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Emotional and witty, Kay is a Wollongong raised indie-folk singer-songwriter with a remarkably agile, engaging, honest, soul-bearing voice and a wry, dry-ice sense of humour. With a live performance style that is much like being invited into her lounge room, her songs are truly stories set to melody, by turns relatable, humorous and heartbreaking. Creating an intimacy between audience and performer through vulnerability, Kay's live show is likely to leave you wondering whether all of her songs are about you.

The co-ordination that never showed up for Kay on any sort of sporting field has made itself known in a marriage of acoustic guitar, voice and lyrics that are practiced in the art of observation. From the self-love anthem Bikini Body to the heartfelt story of missed connections in All In The Timing and the pop cultured parody of May The Fourth, Kay's songs highlight the commonalities between human beings, pulling at them like heartstrings. This skill has been refined over the last 20 years while performing her work around Australia, including appearances at Woodford Folk Festival, The National Folk Festival, Illawarra Folk Festival, Nannup Music Festival as well as every bar in Greater Sydney that local emerging artists cut their teeth on. Never shying away from an audience of strangers, Kay befriends quickly and has opened shows for the likes of Tim Freedman, Katie Noonan, William Crighton, 19-Twenty, Caiti Baker, Shaun Kirk, Hollie Col, The Northern Folk and Boat Keeper.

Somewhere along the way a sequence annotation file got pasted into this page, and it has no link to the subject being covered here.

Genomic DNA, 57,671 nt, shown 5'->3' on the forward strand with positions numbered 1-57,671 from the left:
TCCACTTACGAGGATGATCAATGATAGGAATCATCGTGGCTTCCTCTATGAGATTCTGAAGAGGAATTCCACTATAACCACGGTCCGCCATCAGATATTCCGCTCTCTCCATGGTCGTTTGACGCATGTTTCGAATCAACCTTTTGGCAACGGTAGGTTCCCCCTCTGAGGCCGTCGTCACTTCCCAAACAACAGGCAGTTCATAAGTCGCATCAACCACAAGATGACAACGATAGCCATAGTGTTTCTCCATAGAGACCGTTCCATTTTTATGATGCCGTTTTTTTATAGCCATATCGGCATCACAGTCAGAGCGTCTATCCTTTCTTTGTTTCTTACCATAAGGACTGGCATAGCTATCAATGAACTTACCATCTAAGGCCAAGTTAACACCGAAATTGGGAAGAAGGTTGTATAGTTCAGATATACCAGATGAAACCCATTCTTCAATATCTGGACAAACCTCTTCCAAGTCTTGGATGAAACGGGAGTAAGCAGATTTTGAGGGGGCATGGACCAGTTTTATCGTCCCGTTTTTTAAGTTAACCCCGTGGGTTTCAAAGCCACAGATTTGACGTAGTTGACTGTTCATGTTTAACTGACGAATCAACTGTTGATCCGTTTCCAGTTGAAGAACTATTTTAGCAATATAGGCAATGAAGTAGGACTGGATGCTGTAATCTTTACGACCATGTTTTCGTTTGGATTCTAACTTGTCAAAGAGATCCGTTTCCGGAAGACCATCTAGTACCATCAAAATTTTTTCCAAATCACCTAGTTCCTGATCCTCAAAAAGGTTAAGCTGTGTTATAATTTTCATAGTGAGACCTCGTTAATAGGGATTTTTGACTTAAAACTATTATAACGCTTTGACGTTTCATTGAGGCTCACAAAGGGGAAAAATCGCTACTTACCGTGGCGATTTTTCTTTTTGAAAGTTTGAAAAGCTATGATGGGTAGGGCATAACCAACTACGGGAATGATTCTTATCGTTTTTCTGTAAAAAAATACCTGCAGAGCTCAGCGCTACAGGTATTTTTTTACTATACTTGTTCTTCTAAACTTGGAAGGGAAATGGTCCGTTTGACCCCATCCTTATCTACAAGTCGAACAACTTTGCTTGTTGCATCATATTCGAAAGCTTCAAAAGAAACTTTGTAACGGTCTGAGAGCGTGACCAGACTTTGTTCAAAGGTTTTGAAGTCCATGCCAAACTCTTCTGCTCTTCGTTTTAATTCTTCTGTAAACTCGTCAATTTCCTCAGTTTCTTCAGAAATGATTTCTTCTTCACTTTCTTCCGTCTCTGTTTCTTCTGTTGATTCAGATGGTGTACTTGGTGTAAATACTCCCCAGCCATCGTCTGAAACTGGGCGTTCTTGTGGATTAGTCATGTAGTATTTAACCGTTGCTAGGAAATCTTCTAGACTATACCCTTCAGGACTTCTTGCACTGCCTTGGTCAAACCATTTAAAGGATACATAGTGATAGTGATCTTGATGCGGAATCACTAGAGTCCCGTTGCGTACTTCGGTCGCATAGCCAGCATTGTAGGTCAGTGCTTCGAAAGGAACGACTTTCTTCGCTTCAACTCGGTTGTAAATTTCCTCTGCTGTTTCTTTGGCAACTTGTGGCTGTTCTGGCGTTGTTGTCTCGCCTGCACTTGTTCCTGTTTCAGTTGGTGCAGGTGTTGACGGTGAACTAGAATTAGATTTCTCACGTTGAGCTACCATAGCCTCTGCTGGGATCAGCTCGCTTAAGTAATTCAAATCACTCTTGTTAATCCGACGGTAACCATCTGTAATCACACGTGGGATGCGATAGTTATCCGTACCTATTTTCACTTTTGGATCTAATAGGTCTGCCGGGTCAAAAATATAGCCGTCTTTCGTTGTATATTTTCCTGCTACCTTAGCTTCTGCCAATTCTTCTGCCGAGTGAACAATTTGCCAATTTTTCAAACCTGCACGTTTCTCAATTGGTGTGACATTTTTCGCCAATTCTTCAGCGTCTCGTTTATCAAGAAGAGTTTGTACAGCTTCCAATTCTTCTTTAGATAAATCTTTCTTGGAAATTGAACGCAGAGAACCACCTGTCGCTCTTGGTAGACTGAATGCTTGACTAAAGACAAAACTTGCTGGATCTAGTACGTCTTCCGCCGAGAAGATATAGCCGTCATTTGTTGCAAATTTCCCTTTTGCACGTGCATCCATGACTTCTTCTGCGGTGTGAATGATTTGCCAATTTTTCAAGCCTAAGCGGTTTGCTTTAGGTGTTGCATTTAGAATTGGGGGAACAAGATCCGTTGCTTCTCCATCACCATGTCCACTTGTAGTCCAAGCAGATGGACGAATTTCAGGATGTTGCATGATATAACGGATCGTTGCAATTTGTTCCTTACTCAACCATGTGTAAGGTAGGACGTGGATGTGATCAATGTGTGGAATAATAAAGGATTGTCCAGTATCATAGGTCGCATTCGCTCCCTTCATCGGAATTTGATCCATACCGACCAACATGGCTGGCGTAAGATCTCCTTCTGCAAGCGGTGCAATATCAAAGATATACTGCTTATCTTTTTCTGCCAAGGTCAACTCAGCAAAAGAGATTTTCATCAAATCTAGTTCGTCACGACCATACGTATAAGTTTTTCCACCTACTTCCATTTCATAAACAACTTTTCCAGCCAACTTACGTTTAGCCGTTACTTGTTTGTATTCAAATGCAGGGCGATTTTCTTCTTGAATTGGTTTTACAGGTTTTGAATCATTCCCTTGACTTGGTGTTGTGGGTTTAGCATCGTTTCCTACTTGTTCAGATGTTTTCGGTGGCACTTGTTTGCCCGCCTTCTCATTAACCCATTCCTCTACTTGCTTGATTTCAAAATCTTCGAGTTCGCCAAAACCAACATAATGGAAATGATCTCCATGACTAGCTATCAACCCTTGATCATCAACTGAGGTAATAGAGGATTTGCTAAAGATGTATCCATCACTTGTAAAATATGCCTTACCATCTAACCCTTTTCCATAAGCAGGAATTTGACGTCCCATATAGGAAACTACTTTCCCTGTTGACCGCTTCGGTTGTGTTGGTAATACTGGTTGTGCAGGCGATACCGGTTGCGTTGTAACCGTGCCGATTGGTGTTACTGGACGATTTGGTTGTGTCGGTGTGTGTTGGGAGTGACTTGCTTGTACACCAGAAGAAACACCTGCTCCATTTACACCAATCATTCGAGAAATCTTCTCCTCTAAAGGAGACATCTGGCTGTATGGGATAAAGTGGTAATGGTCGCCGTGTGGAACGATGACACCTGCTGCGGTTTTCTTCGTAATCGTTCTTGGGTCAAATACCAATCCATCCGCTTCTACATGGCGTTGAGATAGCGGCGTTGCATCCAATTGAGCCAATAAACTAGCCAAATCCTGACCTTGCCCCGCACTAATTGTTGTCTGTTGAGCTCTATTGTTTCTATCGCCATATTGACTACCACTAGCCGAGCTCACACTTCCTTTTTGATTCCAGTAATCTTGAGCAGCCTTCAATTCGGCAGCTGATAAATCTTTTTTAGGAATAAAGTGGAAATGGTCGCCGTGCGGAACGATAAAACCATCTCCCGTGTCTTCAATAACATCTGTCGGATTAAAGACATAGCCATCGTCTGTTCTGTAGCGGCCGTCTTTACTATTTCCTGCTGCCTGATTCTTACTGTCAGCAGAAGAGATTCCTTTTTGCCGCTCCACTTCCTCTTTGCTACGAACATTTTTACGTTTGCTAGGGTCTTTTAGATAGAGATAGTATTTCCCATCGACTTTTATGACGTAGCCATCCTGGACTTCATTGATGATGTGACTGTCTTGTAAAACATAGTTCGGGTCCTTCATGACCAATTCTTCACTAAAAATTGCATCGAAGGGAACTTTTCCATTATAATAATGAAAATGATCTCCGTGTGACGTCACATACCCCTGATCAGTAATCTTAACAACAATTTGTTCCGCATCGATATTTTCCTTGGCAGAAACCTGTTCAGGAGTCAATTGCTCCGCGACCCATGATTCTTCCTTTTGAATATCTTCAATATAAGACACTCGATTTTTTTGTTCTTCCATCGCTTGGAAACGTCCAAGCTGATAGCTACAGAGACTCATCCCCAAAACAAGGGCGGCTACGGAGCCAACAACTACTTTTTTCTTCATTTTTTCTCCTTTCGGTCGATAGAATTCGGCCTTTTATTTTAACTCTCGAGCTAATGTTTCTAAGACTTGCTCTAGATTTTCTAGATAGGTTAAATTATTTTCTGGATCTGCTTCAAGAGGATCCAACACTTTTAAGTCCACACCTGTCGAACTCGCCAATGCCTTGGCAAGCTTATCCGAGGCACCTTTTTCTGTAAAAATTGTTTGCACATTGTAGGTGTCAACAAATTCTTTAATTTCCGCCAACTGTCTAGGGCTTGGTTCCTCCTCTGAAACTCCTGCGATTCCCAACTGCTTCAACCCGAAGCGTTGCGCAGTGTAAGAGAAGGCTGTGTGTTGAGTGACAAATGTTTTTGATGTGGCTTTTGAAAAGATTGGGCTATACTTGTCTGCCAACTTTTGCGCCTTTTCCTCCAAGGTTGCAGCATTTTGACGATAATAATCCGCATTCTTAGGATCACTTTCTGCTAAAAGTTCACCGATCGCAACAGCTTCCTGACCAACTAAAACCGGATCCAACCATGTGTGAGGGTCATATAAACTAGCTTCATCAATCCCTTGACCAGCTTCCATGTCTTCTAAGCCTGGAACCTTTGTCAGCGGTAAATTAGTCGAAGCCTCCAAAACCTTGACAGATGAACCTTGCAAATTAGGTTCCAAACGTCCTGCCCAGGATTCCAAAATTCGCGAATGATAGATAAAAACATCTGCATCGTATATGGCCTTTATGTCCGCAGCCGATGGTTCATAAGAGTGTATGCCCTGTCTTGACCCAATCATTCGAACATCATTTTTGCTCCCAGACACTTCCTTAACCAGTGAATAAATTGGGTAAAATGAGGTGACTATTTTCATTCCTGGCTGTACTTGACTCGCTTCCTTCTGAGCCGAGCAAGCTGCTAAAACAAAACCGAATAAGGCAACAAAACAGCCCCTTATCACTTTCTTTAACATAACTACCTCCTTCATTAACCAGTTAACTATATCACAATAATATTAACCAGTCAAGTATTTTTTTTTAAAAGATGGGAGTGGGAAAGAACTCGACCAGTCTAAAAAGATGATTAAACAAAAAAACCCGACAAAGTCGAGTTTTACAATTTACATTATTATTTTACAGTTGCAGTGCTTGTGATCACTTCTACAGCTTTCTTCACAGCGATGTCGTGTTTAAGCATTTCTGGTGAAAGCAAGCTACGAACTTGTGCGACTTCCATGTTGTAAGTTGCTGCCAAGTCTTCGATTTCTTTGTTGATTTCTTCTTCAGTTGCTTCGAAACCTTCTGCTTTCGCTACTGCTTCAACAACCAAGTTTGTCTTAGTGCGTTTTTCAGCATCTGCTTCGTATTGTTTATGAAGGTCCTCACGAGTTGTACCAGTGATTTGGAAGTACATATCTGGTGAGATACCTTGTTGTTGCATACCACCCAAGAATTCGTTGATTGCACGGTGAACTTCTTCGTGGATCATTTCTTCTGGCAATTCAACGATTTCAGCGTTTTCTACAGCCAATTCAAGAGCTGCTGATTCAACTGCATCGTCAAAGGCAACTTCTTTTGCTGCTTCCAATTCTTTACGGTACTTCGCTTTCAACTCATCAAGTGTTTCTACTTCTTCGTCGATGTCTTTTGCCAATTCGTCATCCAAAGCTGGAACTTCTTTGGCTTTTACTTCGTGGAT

Having already released two EPs and a live album, 2020 saw Kay release the relatable and wordy single Maybe I'm Not a Grown Up, which documents torturous trips to the supermarket, laundry confusion and underlying social anxiety. "I felt that now was as good a time as any to release it into the world, having lived the past couple months of my adult life feeling more like a child than ever," she says of her time in iso, "eat, sleep, cry, buy a plant, repeat." - a mantra that unexpectedly carried over to 2021. Taking the opportunity to work on new things while the world was upside down, Kay used 2020 to compose the musical works for See You Later Muma black comedy stage show written by Christine Firkin, which Kay performed in at Adelaide Fringe Festival in March 2021 and will be taking to Edinburgh Festival in 2022. The show received a four star review from Stage Whispers who commented that "Proudlove’s beautiful songs are carried on a guitar and a voice – sometimes the two voices, harmonising heartfelt lyrics with clever rhymes." 


Currently in development with Merrigong Theatre Company, Kay’s next project Dear Diary sees her take entries from her teenage journals and set them to music, a live production that will showcase the quirkiness of Kay’s creative process, combining her love of music and theatre once again when it takes the stage in 2022.



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